Celtic Coin Books

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The Tribes & Coins of Celtic Britain

PUDILL R & EYRE C   The Tribes & Coins of Celtic Britain
The Celts left no written records and the only historical accounts we have of them derive mainly from Roman writers. This makes archaeological finds all the more important and Celtic coins, in particular, unique as sources of information. As little as 30 years ago many mysteries - and misconceptions - still existed as to the Celtic tribes of Britain and their kings. But thanks to metal detecting finds and the Celtic Coin Index, far more is now known. In this book Rainer Pudill draws on his own experience as a collector - and this new knowledge - to present the latest thinking and facts on the Celts and their coins. The earliest Celtic coins found in Britain were struck in Gaul late in the 2nd century BC and were based on the gold staters of Philip II of Macedon. They arrived here by trade or the migration of Belgic people from the Continent, and some became the model for the first known British coins. However, what is not so widely known - but Rainer Pudill is at some pains to point out - is that besides the famous Macedonian stater some Celtic coins derive from different Ancient Greek or Roman prototypes. Early collectors of the Celtic series tended to regard the abstract designs simply as poor workmanship. We now know that the exact opposite is the truth: the Celts took the original as a template for designs that reflected their own culture, art forms, and beliefs. It is the abstractness and stylisation that distinguishes Celtic coins from contemporary Roman and Greek productions and makes them a beautiful series to collect. The contents include: The Celtic Pantheon - Mercenaries & The First Celtic Coins - Iron Bars & Ring Money - Caesars Expeditions To Britain - The Celtic Tribes Of Britain & Early Celtic Coinage - Pedigree - The British Policy Of Augustus & His Successors - The Coinages Of Cunobelin - Epaticcus - The Coinage Of Verica - The Invasion Of Britain - Resistance & Rebellion Against The Roman Occupation - The Final Celtic Coins Of Britain - The Conquest Of The Rest - Timee - Contains over 300 illustrations and a price guide.


Coinage in the Celtic World

NASH D   Coinage in the Celtic World
154 pages, with 24 plates. Card covers. Originally published in 1987. From the 6th century BC until the early 1st century AD the Celts were among the most important neighbours of the expanding Mediterranean states and empires; this book takes a fresh look at the complex relationship of the two worlds and provides a comprehensive historical background to Celtic coinage. This is an invaluable and fascinating survey of one of the most interesting and little-known ancient societies.


Celtic Coinage in Britain

DE JERSEY P   Celtic Coinage in Britain
1996, reprinted 2001. 56 pages, well illustrated throughout. Card covers.In the space of little more than a hundred years, from the Roman conquest of Gaul in the mid first century BC to the defeat of Boudicca in AD 61, Britain saw the final and arguably the most impressive phase in the development of Celtic coinage. The coins are not only beautiful and attractive in their own right, but also extraordinarily useful evidence in our attempts to understand Celtic society at this period. This book provides a general introduction to Celtic coinage in Britain. It analyses how and why the coins were made, describing the most significant types and many of the more obscure varieties, and explaining how the coins and the images they carry can reveal information on the political, economic and social life of the Celts. The book is fully illustrated with some of the best examples of Celtic coinage and provides details of museums where coins can be seen, as well as suggestions for more detailed reading.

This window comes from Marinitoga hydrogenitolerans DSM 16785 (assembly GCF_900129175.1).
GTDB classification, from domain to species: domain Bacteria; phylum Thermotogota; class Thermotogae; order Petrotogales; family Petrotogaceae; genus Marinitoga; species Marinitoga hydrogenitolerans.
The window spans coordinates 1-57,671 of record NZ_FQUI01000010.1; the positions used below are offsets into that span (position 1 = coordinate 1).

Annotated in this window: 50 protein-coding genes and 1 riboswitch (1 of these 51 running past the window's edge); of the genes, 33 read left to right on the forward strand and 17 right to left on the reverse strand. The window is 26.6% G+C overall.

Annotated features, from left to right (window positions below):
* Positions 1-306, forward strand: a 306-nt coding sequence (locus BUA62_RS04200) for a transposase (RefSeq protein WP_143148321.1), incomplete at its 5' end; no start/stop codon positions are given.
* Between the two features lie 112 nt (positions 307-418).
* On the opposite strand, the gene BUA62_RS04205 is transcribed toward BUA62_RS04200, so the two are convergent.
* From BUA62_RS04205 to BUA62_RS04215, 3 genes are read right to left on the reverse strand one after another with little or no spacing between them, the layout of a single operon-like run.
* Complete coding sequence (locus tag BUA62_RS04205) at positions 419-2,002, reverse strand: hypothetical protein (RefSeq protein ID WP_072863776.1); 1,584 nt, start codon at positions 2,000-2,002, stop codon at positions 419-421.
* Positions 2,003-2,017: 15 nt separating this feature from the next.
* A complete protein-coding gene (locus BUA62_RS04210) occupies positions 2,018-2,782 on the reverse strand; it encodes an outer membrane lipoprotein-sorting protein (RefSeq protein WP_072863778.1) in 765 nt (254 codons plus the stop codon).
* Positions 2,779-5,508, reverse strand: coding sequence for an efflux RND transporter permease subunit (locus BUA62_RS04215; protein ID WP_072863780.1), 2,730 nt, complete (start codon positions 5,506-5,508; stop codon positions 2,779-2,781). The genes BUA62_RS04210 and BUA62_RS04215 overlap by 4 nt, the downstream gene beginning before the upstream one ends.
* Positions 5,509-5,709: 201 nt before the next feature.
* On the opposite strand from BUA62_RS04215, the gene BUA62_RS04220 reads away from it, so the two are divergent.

The Coinage of Atrebates and Regni

BEAN S C   The Coinage of Atrebates and Regni
Studies in Celtic Coinage, number 4. 2000. x, 318 pages, including 23 pages of plates and line drawings. Illustrations in text. Card covers. This study aims to include all types of coin produced in the territories traditionally described as those of the Atrebates and Regni. The study also includes a series of coins principally known from Kent, struck in the names of Tincomarus, Eppillus and Verica. The study includes British C, British D, the Hampshire group of thin silver and coins inscribed CRAB (which some, e.g. Van Arsdell (1989a), might claim to belong to the Durotriges). It does not include the coinage of Epaticcus (and the succeeding coiange of Cara[tacus]) as synastically this leader claims descent from the house of Tasciovanus, not Commios. This approach may fairly be criticised in the case of Epaticcus, as the exclusion is made upon the dynastic and not numismatic discontinuity.


Coinage in Iron Age Armorica

DE JERSEY P   Coinage in Iron Age Armorica
Studies in Celtic Coinage, Number 2. 1994. X, 266 pages, illustrated throughout. Card covers. Archaeology can furnish little information on Armorican society in the middle La Tčne, and coinage represents the only significant form of evidence for this period in much of the area. This study concentrates on a contextual approach to the archaeology of Armorican coinage, and provides an archaeological and geographical background in which the coins can be placed. De Jersey places Armorica in its historic context, examining the core/periphery relationship of the Celtic and Roman worlds, the nature of the coinage evidence, and the role of coinage in the Celtic world. He then presents a three-phased model discussing Armorican coinage finds. Two extensive appendices present details of the large number of hoards found in the region, multiple deposits of coins on temple sites, and distribution maps with full bibliographic references.


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